look a little flashier (because a mid-life crisis simply demands alloy wheels.) During this time, Mazda focused a lot of their efforts on the Aussies and the Brits to get them more interested in being in the Mazda business, and their efforts paid off with plenty of awards and loyalty.
The Next Generation (2008 - 2012)
The original cars in the first generation did not do particularly well in cold weather, and the seals (i.e.., rotor, water) tended to be worn down quickly. The engine had several problems, from overheating to oversensitivity when driven with too much aggression. The second generation was fine-tuned to include a more stable structure to the body, and better rear suspension. The Renesis II added a third oil injection port, as the first generation's rotors were found to have trouble getting sufficient lubrication. The electronics and engine were re-engineered to better improve power, and saw the addition of a high-pressure fuel pump and bigger radiators for better cooling. The air intake was increased for both safety and a more consistent driving experience. So if you let a cousin borrow it who thought he was Steve McQueen, you wouldn't necessarily have to pick him up off the side of the road after 20 minutes. The body style was slightly different than the original, and had redesigned bumpers, headlights and wheels. It was in 2009 that the RX-8 R3 version came out, further minimizing shocks and structure stability as well as adding a few more frills like keyless entry, Bluetooth and a sound system guaranteed to get you pulled over by a cop with lots of time on their hands. For those who like the rarest of the car models, the Spirit R was introduced in Japan with only 1000 models made. With such limited numbers, it's popularity rose. If you had purchased one when they came out and let it sit in a garage for a while, then you would have made a pretty good investment. After seeing its sales drop off some and demands change during the later years, Mazda decided to go back to the proverbial drawing board after 2012 (with the last US model being the 2011.) The RX-9 is set to come out in 2019 and still features the rotary engine.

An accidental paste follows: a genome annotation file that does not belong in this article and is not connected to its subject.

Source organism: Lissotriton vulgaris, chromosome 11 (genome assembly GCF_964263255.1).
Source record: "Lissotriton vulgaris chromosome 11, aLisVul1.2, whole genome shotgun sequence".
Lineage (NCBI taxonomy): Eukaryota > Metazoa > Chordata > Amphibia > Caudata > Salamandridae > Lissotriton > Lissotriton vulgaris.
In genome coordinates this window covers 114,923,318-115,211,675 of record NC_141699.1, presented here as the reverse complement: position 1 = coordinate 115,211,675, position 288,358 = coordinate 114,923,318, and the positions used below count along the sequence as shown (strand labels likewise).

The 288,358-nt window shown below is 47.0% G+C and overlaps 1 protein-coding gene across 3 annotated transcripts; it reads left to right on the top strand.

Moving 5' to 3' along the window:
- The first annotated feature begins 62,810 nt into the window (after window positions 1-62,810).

Rotary Engine Controversy